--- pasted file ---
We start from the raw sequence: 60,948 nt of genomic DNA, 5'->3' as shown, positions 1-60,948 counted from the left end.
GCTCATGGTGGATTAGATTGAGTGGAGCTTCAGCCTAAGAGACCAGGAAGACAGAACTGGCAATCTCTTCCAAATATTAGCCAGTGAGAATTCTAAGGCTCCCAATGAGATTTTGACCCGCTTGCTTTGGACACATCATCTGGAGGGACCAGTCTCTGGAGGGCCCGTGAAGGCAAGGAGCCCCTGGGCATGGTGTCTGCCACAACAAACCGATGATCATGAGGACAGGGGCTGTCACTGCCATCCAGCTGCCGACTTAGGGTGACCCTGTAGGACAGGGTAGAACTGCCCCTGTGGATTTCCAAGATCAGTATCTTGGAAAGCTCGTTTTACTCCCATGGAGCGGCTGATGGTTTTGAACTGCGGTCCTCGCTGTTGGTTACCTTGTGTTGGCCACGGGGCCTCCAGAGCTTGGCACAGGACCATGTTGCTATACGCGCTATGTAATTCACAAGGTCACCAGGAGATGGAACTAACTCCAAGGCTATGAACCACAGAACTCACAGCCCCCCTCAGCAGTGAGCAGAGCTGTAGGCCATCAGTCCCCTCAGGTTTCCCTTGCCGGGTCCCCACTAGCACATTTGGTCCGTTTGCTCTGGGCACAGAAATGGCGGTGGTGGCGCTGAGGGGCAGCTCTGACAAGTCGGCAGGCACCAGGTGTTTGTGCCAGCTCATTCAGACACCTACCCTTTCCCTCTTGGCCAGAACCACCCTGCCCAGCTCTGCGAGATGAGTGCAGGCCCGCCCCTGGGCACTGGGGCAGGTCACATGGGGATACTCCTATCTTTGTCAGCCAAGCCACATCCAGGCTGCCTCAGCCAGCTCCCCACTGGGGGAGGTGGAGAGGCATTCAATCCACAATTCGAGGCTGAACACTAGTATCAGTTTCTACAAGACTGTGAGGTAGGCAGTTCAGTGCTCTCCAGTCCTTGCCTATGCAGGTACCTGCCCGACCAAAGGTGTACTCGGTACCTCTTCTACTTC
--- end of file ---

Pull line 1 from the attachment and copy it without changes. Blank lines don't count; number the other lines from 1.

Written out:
We start from the raw sequence: 60,948 nt of genomic DNA, 5'->3' as shown, positions 1-60,948 counted from the left end.